A review of BCAs conducted for several proposed DMAF urban drainage flood mitigation projects indicated a range of top-down and bottom-up methods to estimate damages that were then equated to potential benefits.  National Resources Canada (NRCan) and Public Safety Canada (PSC) (2017) draft guidelines on flood vulnerability functions described three methods for estimating tangible damages as follows:

 1.       The first entails an examination of the floodplain immediately after the water recedes. If such estimates were available for every flood over a period of many years, a damage-frequency curve could be created;

2.         An alternative method is to determine the damage caused by three or four recent floods whose hydrologic frequency can be determined and a smooth damage frequency curve plotted through these points; however, for most floodplains, changes in land use with calendar time prevent direct usage of a damage-frequency relationship from historical damages; and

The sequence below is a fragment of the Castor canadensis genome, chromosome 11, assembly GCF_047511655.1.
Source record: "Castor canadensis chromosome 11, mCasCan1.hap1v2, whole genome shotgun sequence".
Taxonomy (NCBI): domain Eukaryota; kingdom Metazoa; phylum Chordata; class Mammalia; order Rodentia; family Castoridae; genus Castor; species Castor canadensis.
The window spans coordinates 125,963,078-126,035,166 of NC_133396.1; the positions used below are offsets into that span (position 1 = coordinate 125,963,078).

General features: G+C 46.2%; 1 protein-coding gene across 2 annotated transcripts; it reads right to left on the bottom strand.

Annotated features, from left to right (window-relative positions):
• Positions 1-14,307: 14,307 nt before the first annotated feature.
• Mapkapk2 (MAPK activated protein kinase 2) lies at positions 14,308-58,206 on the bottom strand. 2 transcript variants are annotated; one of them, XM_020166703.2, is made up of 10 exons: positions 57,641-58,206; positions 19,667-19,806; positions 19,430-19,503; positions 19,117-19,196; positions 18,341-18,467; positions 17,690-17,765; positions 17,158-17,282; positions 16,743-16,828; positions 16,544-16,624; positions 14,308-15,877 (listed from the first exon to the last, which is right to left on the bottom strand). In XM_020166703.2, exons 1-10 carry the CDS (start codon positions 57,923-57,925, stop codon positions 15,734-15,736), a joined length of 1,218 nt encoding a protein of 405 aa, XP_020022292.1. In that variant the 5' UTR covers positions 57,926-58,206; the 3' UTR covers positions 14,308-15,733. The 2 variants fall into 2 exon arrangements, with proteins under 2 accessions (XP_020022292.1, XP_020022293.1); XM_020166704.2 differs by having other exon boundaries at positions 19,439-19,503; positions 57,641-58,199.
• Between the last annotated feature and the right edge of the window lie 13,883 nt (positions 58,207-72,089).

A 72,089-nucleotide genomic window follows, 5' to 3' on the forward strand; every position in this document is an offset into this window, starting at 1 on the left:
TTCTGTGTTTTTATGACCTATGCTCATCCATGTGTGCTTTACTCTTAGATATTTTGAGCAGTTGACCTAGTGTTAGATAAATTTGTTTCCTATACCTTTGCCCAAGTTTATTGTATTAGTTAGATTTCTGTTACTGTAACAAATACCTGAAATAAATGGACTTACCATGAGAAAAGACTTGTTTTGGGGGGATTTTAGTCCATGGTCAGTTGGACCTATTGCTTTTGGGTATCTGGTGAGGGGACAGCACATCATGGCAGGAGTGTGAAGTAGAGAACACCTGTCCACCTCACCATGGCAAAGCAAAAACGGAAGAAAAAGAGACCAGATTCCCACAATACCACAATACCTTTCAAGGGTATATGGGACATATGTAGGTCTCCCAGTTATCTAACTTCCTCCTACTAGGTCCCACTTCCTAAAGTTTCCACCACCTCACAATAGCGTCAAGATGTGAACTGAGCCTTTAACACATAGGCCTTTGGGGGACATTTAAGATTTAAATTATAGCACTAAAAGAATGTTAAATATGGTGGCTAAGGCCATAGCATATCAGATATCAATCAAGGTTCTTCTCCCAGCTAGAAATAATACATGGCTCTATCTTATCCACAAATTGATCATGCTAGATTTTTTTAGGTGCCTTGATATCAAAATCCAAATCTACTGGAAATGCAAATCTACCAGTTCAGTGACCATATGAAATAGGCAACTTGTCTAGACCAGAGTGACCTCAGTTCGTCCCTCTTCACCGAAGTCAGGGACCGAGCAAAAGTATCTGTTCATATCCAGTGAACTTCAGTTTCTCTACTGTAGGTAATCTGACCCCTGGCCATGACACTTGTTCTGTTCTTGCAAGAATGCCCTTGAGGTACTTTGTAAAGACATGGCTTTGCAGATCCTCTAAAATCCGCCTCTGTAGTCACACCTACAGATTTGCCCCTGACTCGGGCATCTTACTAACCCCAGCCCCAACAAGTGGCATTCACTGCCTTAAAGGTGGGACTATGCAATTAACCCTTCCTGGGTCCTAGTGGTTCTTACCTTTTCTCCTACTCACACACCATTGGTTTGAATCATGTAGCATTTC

3.         The third method entails hydrologically determining various flood elevations for specific flood frequencies and deducing synthetically the damages that would occur given these flood events. This analysis provides a synthetic damage-frequency curve from which one can estimate average annual damages for a given study area.”

 The DMAF projects reviewed included examples of Method #1 whereby recent damages and program costs were enumerated, Method #2 whereby top-down annualized damages were scaled to a local municipality or project area, and Method #3 whereby the bottom-up assessment of property-by-property frequency event losses were integrated and aggregated to derive project-wide annual damages.

      The DMAF project review revealed several limitations in data sources and analysis methods that support NRC’s current guideline development.  For example: